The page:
Coming to terms with austerity?

People are less likely to say they've been affected by government spending cuts now than in 2012, according to a new study from Ipsos MORI.

Coming to terms with austerity?

People are less likely to say they’ve been affected by government spending cuts now than in 2012, according to a new study from Ipsos MORI.

One in four (23%) say they and their family have been affected at least a fair amount by spending cuts, compared with 33% in 2012. Those who feel they have been little affected have grown from 59% to 73%. In addition, worry about the impact of spending cuts in the future has also fallen, from 61% in 2012 to 46% now.

However, that does not mean that Britons have no concerns about the government’s policies for public services. Four in ten (43%) think that public services have got worse over the last five years, and a majority (56%) do not think government has the right policies to improve public services – in stark contrast to the more positive reception given to the government’s economic policies. Having said that, neither of these figures have got significantly worse for the government over the last few years, despite all the cuts that public services have had to contend with since then.

There is a mixed picture when it comes to views of individual public services, notably for the jewel in the crown of public services, the NHS, where public concern reaches record levels. Today’s results reveal the highest ever number of people expecting health services will get worse since 2002, registering over half of the public for the first time (55%). Alongside this are indications that people feel GP surgeries are getting worse- some 38% think GP services have declined over the past two years, compared with 28% reporting this in 2013, and there has been a similar fall among users. People are also seeing more decline in hospitals (35% think they have got worse, up from 30%) and care for the elderly (36%, up from 22%), than they were two years ago.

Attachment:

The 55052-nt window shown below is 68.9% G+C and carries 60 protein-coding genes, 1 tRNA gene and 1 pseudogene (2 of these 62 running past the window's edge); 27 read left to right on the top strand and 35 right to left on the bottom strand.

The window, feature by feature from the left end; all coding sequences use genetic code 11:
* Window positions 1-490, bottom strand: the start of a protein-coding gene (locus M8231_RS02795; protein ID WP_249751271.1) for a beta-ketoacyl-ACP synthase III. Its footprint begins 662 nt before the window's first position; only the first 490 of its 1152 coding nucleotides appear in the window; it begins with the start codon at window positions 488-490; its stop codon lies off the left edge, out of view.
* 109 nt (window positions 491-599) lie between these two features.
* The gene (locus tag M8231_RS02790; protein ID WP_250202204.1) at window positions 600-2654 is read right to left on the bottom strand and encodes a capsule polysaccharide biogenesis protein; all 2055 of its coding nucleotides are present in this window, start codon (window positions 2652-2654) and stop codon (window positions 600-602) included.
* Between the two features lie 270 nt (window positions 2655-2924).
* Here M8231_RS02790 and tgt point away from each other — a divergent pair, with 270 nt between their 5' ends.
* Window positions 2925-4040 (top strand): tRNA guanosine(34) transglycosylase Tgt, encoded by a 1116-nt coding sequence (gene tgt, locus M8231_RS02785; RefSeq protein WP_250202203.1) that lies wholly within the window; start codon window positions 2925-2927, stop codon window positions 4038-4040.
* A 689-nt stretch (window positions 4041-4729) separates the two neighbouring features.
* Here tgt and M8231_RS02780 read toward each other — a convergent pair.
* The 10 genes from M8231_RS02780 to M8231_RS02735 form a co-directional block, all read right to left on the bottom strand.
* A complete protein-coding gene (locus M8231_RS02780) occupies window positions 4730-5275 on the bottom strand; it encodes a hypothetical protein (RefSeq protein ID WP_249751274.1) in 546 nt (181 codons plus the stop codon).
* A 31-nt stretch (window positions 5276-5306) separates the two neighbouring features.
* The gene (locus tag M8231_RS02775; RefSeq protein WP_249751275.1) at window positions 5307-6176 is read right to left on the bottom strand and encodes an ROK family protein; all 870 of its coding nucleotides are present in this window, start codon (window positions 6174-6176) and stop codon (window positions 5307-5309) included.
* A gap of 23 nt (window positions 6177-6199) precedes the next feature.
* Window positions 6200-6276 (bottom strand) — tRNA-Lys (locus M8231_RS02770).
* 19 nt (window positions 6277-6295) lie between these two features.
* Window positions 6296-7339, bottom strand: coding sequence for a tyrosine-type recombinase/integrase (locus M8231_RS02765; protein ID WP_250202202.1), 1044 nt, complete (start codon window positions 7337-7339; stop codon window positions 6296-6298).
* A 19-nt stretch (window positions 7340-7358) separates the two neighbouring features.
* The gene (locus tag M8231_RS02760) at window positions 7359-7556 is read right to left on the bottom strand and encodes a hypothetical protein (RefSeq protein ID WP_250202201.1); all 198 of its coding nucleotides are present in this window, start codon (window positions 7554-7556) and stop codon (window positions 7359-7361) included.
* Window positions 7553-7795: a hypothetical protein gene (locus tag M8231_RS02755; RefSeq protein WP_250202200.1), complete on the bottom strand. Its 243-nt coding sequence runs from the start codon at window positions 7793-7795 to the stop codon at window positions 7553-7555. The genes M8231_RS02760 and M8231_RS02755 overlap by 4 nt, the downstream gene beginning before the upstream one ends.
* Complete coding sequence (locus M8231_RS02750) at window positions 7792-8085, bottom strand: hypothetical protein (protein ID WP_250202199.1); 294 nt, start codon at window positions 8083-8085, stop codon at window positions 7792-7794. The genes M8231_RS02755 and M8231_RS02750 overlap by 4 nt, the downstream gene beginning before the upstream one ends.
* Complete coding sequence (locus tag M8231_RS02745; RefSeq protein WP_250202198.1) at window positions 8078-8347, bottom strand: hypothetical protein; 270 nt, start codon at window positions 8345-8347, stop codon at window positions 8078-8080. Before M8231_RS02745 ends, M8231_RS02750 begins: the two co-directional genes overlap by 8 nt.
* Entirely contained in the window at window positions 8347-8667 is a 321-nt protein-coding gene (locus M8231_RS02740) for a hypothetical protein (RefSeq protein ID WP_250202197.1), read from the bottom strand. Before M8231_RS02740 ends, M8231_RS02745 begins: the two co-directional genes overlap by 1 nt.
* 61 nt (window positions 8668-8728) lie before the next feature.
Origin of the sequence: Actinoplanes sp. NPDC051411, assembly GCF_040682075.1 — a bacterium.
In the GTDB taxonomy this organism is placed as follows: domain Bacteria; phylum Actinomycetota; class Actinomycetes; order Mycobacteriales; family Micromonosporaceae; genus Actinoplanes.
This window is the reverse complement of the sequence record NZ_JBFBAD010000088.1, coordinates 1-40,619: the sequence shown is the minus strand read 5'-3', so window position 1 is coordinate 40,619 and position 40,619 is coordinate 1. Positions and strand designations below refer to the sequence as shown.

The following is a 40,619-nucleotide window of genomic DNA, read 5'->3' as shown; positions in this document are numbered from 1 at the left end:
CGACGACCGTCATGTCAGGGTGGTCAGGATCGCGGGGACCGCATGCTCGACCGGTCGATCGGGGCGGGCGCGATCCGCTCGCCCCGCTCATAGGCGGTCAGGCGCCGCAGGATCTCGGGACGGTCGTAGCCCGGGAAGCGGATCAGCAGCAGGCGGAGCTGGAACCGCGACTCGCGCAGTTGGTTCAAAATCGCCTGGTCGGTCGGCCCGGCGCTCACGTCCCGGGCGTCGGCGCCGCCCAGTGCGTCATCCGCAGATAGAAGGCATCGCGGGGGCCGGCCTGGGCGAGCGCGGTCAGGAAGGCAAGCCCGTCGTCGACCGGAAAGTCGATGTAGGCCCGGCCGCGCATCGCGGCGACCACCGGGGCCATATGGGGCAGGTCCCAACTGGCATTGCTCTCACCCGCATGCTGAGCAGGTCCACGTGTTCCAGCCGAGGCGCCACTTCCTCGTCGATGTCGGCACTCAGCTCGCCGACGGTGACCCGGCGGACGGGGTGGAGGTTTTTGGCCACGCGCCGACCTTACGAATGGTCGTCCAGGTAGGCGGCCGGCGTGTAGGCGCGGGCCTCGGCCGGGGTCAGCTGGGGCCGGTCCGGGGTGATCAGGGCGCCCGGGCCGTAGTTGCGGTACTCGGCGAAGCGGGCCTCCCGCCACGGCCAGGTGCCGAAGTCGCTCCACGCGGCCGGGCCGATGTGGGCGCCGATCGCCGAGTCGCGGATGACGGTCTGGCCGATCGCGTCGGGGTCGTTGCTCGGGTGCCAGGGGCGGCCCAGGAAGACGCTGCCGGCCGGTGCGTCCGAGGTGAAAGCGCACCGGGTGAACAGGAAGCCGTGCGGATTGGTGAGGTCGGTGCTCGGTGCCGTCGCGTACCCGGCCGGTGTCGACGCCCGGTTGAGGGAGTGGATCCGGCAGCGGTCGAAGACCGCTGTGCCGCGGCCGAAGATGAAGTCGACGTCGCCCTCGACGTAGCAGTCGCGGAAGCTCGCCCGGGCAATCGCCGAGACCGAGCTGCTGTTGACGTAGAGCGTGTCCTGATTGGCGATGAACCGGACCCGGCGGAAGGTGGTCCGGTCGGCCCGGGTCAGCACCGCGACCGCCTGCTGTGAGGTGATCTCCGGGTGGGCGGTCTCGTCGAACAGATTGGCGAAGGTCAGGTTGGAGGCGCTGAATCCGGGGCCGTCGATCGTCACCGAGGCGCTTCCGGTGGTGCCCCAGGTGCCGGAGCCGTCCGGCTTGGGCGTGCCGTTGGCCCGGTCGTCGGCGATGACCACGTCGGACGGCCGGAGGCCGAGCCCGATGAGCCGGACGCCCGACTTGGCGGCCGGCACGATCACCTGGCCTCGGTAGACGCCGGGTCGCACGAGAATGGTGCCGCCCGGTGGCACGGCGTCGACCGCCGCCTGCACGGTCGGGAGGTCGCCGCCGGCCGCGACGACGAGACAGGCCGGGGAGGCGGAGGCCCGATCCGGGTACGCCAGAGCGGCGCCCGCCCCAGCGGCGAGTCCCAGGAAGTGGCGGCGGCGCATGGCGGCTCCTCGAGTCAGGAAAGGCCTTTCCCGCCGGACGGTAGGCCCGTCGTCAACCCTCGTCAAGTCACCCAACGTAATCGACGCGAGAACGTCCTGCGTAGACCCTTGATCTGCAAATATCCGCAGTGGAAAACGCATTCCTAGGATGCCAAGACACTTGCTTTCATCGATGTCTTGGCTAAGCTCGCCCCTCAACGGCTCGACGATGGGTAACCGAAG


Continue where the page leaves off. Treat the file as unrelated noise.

The findings also uncover changing public attitudes towards a range of other public services:

  • Education and skills - Large sections of the public do not have direct experience of schools and colleges, but among those who do, 31% think they have declined in the last five years, up from 22% two years ago. On balance they are still more positive than negative, but this does not apply to those with family experience of universities, 36% of whom think they are getting worse, compared with 28% who think they are getting better. The population as a whole is also pessimistic about the prospects for young people - 45% say opportunities for young people will get worse over the coming years, although young people themselves are more optimistic – but there is a cautious increase in optimism over workforce skills, more so than at the time of the financial crash in 2008.
  • Local services – Despite bearing the brunt of many spending cuts, only a minority think local services such as street cleaning, recycling, libraries, leisure centres and bus services have got worse – although there is a small drift downwards since 2013. Concern about road maintenance is very high, with 57% saying this has got worse – although this is a ten point improvement since the same question was asked in 2013.
  • Police services – Official statistics show that reported crime continues to fall, but in spite of this the last two years have seen an increase in public perceptions that police services have got worse (39% compared with 28% in 2013). At the same time, concern about the future quality of policing is at its highest level since 2002, with 35% expecting it to get worse (although a sizeable section of the public thinks there will be no change (46%)).